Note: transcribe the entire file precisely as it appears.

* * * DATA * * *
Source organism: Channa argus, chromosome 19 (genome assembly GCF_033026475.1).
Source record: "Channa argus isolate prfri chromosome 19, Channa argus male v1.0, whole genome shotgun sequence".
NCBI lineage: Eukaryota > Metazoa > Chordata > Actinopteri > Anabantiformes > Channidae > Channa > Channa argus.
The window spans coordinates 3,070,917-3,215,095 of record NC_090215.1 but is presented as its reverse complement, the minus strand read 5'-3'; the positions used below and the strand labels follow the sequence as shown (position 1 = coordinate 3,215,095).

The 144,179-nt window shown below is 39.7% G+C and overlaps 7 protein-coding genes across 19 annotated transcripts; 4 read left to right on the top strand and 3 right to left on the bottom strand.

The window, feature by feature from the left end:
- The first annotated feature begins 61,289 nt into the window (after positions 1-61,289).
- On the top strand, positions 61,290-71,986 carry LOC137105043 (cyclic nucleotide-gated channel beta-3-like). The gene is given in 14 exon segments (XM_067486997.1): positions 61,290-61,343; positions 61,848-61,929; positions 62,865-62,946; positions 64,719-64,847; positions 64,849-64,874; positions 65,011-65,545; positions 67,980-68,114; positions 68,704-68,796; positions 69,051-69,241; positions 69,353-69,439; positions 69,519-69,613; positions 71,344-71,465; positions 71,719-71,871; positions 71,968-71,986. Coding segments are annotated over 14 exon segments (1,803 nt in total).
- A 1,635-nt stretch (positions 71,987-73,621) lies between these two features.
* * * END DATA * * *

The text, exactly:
Source organism: Channa argus, chromosome 19 (genome assembly GCF_033026475.1).
Source record: "Channa argus isolate prfri chromosome 19, Channa argus male v1.0, whole genome shotgun sequence".
NCBI lineage: Eukaryota > Metazoa > Chordata > Actinopteri > Anabantiformes > Channidae > Channa > Channa argus.
The window spans coordinates 3,070,917-3,215,095 of record NC_090215.1 but is presented as its reverse complement, the minus strand read 5'-3'; the positions used below and the strand labels follow the sequence as shown (position 1 = coordinate 3,215,095).

The 144,179-nt window shown below is 39.7% G+C and overlaps 7 protein-coding genes across 19 annotated transcripts; 4 read left to right on the top strand and 3 right to left on the bottom strand.

The window, feature by feature from the left end:
- The first annotated feature begins 61,289 nt into the window (after positions 1-61,289).
- On the top strand, positions 61,290-71,986 carry LOC137105043 (cyclic nucleotide-gated channel beta-3-like). The gene is given in 14 exon segments (XM_067486997.1): positions 61,290-61,343; positions 61,848-61,929; positions 62,865-62,946; positions 64,719-64,847; positions 64,849-64,874; positions 65,011-65,545; positions 67,980-68,114; positions 68,704-68,796; positions 69,051-69,241; positions 69,353-69,439; positions 69,519-69,613; positions 71,344-71,465; positions 71,719-71,871; positions 71,968-71,986. Coding segments are annotated over 14 exon segments (1,803 nt in total).
- A 1,635-nt stretch (positions 71,987-73,621) lies between these two features.